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The Best Stuff We've Read This Week


The Radical Pessimism of Dashiell Hammett In the American Scholar, David Lehman writes about the gritty American-ness of the great detective writer's prose and philosophy.

A New Golden Age Part I: Why Your Grandparents Live Larger Than You Do In the Los Angeles Review of Books, Tom Streithorst writes about how relative decreases in wages has led to a consumer economy where the consumers are too broke to consume, so they just keep producing instead.

Mega Tsunami With 50[0]-Foot Waves Swallowed Ancient Island on LiveScience, Charles Q Choi writes about recent findings that suggest a volcanic landslide 70,000 years ago triggered a tsunami that carried 700-ton boulders ashore.

Origins On Aeon, Jacob Mikanowski writes about the genetic investigation into the spread of paleo humans across Earth.

Making Sense of One of the Internet's Most Reviled Subcultures In the Washington Post, Caitlin Dewey writes about incels, involuntary celibates, mostly men who lead sexless lives and have gotten a bad reputation for violence due to two mass shootings.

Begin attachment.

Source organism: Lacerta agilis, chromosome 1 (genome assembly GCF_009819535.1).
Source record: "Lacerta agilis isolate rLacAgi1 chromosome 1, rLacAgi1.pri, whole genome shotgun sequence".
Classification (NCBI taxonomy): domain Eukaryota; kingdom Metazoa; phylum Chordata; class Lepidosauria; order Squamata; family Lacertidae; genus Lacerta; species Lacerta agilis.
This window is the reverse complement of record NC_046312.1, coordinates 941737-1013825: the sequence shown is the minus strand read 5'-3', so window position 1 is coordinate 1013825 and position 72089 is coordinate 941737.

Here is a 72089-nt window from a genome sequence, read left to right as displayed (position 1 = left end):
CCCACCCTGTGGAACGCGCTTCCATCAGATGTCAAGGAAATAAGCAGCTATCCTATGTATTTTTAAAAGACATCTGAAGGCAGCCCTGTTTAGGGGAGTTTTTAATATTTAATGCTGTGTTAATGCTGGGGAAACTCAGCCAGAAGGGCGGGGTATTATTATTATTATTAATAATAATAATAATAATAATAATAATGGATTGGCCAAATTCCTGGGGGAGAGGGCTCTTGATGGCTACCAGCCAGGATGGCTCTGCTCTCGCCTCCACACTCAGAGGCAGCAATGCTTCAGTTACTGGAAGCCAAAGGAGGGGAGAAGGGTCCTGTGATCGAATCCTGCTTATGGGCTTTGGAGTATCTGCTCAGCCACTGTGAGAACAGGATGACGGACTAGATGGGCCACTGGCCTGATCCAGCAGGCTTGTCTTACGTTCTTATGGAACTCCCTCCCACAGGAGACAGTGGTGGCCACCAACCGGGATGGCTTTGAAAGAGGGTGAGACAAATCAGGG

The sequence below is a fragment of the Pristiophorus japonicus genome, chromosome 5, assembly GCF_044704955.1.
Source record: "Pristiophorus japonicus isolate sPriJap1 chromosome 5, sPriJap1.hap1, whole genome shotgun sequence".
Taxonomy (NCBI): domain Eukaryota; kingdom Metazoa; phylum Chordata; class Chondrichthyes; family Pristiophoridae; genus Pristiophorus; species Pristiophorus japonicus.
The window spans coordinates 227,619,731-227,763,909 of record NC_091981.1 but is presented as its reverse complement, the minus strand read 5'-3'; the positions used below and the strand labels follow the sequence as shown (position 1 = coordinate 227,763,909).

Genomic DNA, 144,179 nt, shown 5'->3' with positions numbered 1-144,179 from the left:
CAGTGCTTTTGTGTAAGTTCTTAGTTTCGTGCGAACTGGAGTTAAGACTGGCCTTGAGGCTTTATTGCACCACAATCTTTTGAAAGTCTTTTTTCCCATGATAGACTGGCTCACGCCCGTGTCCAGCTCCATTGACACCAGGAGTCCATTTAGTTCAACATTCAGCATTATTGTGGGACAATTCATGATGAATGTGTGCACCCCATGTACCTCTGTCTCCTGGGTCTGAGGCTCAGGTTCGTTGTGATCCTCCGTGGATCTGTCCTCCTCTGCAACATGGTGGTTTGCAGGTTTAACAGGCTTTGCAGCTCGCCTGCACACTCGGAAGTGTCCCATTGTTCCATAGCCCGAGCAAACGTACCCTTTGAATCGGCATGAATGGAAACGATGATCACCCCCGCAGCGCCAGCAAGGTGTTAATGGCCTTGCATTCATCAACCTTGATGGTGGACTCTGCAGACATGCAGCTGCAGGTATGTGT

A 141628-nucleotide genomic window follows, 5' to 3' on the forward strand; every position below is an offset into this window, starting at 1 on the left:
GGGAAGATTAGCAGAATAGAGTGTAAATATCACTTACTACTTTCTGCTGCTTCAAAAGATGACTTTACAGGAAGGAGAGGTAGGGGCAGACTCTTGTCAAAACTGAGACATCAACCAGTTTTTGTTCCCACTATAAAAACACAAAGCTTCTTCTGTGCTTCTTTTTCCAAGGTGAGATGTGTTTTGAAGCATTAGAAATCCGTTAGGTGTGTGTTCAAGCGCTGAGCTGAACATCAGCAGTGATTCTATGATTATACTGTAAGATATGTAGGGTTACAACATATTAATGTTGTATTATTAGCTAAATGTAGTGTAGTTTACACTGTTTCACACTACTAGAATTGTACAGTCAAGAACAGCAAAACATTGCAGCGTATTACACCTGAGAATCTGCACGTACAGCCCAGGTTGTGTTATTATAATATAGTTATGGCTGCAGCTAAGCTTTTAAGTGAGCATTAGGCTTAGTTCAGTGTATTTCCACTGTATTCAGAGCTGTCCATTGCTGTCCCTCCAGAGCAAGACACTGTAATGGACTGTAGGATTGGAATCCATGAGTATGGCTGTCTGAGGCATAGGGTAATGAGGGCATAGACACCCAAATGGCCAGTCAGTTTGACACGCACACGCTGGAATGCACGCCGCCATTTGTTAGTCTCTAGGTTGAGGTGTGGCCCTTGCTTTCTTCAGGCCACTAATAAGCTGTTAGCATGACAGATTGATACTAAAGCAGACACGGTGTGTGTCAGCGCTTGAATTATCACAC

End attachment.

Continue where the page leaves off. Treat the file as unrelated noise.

Online Dating Made This Woman A Pawn In a Global Crime Plot On Wired, Brendan I Koerner writes about the sad tale of a woman who was looking for love and fell hard for a romance con.

What Happens Next Will Amaze You On Idle Words, Maciej Ceglowski publishes a talk about the increasingly vast amounts of information being recorded about us, why companies and governments don't really need to keep it, and how no one is watching over it closely enough.

Uncovering the Secret History of Meyers-Briggs On Digg, Merve Emre writes about the jealously guarded racist and baseless origins of the world's most famous personality test.

The Woman Who Froze in Fargo On Grantland, Mike Powell writes about an bizarre example of life imitating art imitating life.

The Crash of Egypt Air 990 In a 2001 article in The Atlantic, William Langweische writes about the crash and subsequent controversial investigation of the mysterious crash of a 767 passenger plane.

Mithradates of Fond du Lac In an article from The Believer, Kent Russell writes about a man who has self-immunized against snake venom and can survive four lethal snake bites in 24 hours.

How Tom Wolfe Became ... Tom Wolfe In Vanity Fair, Michael Lewis writes admiringly about the reporter turn novelist.

Why the Rich Love Burning Man In Jacobin Magazine, Keith A Spencer draws a comparison between the recent takeover of the Burning Man festival by wealthy technocrats and the recent takeover of Western society by wealthy technocrats.

Situationists - An Introduction On Libcom.org, a summary of the brief, disillusioned socio-political movement the most pronounced trait of which was that it is constantly evolving.


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